Regardless of orientation Islam prescribes a way of life and it governs political, legal, and social behaviour. It organises one’s daily life and provides moral guidance for both society and the individual. The rules of Islam come from the Quran and sayings of the Prophet Muhammad (known as “hadith”).
Hospitality is an Arab and Muslim tradition deeply engrained in the culture. Visitors are treated as kings and must always be fed and looked after. A tradition within Islam actually stipulates someone is allowed to stay in your home for 3 days before you can question why they are staying and when they will leave, Invitations to a home must be seen as a great honour and never turned down.
Family and Honour
Iraqis consider family and honour to be of paramount importance. The extended family or tribe is both a political and social force. Families hold their members responsible for their conduct, since any wrongdoing brings shame to the entire family. Loyalty to the family comes before other social relationships, even business.
Nepotism is not viewed negatively; in such a culture is naturally makes more sense to offer jobs to family as they are trusted.
It is common for large extended families to live in the same house, compound, or village. In urban areas, families do not necessarily live in the same house, although they generally live in the same street or suburb at least.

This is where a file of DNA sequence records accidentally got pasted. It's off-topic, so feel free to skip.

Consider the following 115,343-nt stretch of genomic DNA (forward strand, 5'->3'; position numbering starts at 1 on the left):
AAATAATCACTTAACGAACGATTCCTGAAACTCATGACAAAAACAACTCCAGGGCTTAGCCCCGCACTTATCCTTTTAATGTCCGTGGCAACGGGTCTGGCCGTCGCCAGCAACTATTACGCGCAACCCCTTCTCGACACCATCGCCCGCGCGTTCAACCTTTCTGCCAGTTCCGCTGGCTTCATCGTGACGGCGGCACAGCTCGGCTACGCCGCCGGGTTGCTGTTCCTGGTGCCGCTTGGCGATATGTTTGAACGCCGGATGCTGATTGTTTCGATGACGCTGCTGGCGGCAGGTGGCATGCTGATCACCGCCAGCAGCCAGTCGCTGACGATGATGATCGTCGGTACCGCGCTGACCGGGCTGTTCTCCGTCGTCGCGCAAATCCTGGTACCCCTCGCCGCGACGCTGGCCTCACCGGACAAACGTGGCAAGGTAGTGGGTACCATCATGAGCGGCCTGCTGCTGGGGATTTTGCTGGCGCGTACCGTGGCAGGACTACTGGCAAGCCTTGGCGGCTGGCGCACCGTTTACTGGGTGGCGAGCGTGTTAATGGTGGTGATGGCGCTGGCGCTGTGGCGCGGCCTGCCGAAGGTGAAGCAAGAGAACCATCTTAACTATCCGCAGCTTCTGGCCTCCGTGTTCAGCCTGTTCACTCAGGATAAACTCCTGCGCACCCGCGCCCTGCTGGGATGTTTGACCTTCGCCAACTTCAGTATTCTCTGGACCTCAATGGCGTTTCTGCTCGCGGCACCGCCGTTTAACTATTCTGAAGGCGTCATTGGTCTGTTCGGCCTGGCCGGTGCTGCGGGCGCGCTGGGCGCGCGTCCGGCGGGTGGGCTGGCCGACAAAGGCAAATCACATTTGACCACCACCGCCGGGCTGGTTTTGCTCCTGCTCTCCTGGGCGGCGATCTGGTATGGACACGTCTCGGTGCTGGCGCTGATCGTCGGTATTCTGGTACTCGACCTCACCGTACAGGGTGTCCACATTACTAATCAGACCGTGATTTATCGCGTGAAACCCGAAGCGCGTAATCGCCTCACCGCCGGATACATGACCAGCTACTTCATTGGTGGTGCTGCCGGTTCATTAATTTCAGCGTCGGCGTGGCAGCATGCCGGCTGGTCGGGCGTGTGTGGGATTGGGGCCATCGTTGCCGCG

Etiquette and Customs in Iraq
The most common greeting is the handshake coupled with eye contact and a smile. The standard Arabic/Islamic greeting is “asalaamu alaikum” (“peace be with you”), to which the response is “wa alaikum salaam” (“and peace be unto you”). Good friends of the same sex may greet each other with a handshake and a kiss on each cheek, starting with the right.
Expect to be introduced to each person individually at a small social function. At a large function, you may introduce yourself.
Gift Giving Etiquette
- If you are invited to an Iraqi’s home, bring a box of cookies, pastries or a box of chocolates. A fruit basket is also appreciated.
- Flowers are being given more and more but only to a hostess.
- If a man must give a gift to a woman, he should say that it is from his wife, mother, sister, or some other female relation.
- A small gift for the children is always a good touch.
- Gifts are given with two hands.
- Gifts are generally not opened when received.
The culture of hospitality means Iraqis like to invite people to their homes. If you are invited to a home:
- Check to see if you should remove shoes.